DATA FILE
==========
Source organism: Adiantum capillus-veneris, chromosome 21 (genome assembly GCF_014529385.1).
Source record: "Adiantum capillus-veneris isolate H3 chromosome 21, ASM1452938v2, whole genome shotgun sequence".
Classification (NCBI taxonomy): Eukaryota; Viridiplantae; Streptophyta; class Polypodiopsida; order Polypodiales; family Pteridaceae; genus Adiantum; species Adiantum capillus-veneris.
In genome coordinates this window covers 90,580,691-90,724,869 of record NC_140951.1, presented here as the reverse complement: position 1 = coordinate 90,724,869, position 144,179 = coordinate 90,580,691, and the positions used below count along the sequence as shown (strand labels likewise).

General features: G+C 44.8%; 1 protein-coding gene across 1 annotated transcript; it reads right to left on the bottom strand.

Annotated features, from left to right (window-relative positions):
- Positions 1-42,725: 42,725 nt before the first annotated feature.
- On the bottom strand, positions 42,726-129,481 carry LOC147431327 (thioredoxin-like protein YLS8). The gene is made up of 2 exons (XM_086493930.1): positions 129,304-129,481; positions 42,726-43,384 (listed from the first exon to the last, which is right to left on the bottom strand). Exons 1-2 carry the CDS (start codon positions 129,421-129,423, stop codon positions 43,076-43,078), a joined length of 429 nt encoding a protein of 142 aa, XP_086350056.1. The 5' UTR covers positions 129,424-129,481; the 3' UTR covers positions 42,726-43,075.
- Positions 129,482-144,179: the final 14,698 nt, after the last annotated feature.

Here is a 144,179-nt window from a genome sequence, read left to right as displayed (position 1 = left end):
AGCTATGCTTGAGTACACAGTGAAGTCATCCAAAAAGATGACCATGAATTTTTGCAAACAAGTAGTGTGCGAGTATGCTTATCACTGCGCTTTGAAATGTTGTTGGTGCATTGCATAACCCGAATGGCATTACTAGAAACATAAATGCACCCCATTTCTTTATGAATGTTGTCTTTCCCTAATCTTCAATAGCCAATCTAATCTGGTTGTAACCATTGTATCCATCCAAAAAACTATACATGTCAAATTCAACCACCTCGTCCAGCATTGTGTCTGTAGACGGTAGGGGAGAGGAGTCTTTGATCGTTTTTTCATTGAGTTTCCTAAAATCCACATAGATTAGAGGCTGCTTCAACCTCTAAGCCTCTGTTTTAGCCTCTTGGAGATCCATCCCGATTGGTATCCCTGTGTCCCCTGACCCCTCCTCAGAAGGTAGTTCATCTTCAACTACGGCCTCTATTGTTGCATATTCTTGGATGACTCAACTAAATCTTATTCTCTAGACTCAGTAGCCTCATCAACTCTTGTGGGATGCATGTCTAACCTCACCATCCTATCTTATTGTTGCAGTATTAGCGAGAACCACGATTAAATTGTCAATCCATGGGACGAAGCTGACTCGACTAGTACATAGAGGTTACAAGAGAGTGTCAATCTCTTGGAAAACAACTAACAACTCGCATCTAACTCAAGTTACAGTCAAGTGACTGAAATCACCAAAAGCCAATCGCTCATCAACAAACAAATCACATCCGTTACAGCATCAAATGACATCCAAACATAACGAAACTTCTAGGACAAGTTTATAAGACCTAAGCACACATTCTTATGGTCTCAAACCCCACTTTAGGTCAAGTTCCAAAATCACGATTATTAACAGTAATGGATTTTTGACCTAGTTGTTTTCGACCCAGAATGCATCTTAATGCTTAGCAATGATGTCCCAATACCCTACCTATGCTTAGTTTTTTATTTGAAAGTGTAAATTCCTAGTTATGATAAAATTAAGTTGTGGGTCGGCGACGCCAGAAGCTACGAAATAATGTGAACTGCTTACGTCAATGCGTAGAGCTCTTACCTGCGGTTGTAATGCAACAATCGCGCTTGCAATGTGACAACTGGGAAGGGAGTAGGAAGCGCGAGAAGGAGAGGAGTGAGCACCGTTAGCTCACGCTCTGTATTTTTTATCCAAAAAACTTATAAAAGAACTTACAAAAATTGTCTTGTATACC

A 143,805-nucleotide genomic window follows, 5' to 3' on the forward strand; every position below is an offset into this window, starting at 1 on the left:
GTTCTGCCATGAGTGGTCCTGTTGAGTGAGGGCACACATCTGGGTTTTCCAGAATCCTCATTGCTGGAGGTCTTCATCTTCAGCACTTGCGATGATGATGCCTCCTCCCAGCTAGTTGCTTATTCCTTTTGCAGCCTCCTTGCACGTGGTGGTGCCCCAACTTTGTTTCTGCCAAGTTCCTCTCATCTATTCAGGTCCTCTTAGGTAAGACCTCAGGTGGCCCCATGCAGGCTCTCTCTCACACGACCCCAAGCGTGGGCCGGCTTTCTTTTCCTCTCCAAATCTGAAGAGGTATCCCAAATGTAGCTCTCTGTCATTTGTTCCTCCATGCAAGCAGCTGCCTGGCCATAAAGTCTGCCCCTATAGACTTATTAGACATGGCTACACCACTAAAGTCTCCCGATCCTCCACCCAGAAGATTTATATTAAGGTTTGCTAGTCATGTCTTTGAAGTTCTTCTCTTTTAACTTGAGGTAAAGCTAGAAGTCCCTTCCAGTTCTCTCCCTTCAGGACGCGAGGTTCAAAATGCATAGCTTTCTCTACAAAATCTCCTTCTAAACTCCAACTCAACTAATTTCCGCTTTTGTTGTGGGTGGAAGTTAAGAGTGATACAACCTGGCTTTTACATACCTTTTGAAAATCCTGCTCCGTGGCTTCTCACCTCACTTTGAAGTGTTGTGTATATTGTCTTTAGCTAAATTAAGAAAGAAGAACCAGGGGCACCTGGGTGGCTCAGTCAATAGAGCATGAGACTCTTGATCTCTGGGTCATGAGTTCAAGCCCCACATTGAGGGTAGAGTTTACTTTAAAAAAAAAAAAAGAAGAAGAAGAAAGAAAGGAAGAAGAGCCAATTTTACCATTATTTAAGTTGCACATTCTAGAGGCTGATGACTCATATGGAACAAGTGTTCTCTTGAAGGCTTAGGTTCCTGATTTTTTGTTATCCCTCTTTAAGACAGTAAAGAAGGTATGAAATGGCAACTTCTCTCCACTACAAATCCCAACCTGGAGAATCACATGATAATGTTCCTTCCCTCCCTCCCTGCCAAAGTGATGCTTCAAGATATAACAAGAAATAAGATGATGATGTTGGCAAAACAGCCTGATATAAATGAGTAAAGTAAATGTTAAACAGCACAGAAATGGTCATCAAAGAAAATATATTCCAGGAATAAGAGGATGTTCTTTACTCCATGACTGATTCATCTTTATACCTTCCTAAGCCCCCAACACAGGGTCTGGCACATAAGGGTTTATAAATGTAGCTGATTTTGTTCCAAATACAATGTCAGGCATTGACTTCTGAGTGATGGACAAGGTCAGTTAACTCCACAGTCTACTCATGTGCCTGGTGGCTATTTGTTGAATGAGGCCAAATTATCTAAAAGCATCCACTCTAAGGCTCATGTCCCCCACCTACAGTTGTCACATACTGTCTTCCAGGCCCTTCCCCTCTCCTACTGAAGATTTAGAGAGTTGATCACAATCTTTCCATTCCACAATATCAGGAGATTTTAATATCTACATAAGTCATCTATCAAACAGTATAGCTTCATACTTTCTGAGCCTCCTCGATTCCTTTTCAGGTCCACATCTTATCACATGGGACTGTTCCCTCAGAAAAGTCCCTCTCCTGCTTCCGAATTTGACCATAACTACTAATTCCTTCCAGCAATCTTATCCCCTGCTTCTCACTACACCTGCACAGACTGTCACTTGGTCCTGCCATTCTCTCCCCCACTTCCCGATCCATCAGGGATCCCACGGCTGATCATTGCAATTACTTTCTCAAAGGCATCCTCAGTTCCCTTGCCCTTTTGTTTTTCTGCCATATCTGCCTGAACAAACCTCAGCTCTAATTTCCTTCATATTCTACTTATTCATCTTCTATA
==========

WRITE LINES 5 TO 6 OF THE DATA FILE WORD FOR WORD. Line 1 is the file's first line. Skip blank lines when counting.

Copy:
General features: G+C 44.8%; 1 protein-coding gene across 1 annotated transcript; it reads right to left on the bottom strand.

Annotated features, from left to right (window-relative positions):